DEAR MISS MANNERS: In the past couple of years, I have been invited to three separate fundraisers for women who were going through divorces. The purpose was to raise money to pay court costs during divorce hearings and custody hearings. Only one of these women did I know personally; the others were friends of friends.
I may be wrong, but I feel it is rude to solicit your friends for money to pay for your divorce, and even more rude to have them solicit their friends who are strangers to you.
Am I correct in my belief that divorce costs are a private affair and should not be shared among friends, or am I just being stingy?
GENTLE READER: It hardly seems stingy to not want to pay for strangers’ divorces. Even the people who were married to them resent doing that.
But Miss Manners has noticed that what you describe is part of a much larger problem. Many people have come to believe that all milestones in their lives – including, but not limited to, birthdays, graduations, changing residences, engagements, weddings, births, divorces and funerals – entitle them to demand sponsorship from others. Relatives, friends, friends’ friends, professional acquaintances and the world at large may be targeted.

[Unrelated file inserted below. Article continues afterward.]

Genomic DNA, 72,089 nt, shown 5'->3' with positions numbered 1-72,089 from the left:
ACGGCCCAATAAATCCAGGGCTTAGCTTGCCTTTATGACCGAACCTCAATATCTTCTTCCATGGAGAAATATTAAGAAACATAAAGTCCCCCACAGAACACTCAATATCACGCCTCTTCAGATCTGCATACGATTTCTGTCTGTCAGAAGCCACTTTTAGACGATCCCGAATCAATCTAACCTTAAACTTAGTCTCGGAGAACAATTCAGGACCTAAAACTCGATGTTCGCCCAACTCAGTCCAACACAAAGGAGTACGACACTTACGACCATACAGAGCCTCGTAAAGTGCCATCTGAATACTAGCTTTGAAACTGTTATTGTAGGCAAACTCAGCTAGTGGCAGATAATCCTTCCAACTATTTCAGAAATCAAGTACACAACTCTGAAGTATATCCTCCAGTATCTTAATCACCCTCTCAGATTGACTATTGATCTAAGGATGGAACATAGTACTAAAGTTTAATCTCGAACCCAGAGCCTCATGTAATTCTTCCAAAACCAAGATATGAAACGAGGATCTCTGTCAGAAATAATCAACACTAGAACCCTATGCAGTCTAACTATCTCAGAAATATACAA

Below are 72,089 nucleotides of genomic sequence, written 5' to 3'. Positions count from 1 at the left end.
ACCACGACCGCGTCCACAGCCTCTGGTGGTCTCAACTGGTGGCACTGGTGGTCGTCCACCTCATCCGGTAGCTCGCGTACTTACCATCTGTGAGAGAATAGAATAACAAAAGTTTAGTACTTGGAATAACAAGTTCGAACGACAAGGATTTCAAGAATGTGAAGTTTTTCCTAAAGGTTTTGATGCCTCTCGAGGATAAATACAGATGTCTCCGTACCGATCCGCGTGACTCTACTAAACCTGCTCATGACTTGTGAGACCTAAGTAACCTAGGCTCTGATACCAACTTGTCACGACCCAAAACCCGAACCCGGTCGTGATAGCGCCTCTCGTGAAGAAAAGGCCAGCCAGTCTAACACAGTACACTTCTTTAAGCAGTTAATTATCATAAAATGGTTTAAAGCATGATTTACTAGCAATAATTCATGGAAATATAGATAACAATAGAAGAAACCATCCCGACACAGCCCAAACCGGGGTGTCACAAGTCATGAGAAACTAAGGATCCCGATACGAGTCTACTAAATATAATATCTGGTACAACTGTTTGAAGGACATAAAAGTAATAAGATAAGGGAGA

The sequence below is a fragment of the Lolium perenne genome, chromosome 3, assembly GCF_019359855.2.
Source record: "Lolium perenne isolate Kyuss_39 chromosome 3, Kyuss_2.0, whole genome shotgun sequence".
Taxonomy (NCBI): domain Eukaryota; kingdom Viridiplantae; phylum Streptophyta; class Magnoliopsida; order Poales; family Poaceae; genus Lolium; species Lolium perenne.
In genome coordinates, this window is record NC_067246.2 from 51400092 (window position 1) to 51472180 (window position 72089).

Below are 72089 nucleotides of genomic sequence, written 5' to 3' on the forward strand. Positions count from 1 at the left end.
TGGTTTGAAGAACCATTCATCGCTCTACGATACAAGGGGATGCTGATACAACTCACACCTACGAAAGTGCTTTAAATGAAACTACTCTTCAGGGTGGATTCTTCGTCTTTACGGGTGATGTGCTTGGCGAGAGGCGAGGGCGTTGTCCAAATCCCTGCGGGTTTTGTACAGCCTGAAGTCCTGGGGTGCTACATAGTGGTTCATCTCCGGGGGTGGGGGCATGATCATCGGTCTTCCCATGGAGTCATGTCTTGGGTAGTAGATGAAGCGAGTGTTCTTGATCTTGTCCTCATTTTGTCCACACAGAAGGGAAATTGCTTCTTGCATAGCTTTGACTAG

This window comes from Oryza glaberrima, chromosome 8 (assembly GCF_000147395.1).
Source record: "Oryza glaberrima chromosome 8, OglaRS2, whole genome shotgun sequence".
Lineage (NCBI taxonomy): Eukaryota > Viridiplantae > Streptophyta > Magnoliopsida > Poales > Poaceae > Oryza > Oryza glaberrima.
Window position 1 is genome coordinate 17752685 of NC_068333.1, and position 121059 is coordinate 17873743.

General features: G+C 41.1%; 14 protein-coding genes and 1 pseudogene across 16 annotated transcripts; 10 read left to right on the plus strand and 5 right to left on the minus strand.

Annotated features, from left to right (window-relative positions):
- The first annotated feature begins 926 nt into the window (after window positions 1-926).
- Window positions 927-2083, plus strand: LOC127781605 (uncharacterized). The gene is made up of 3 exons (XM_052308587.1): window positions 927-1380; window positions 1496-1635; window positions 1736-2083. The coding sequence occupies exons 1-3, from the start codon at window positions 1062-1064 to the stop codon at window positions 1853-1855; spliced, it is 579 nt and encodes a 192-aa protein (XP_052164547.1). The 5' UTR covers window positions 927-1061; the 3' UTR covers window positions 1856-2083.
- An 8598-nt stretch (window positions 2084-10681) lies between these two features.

It takes various forms: Bridal couples spreading the vulgar urban legend that guests must spend on them the amount of money that it costs to entertain them; self-sufficient adults pressuring their pensioned parents to pay for multiple weddings; birthday celebrants summoning people for a restaurant celebration for which they are expected to pay; expectant mothers giving their own showers or having their relatives do so.
This does not usually represent warm communities reaching out to help those in need. Rather, it is apt to be solvent people who want more, reaching out on their own behalf.
So Miss Manners is not surprised to hear about the divorce fundraiser. What surprises her is the willingness of people to be shamed into diverting their philanthropic resources from the needy to the greedy.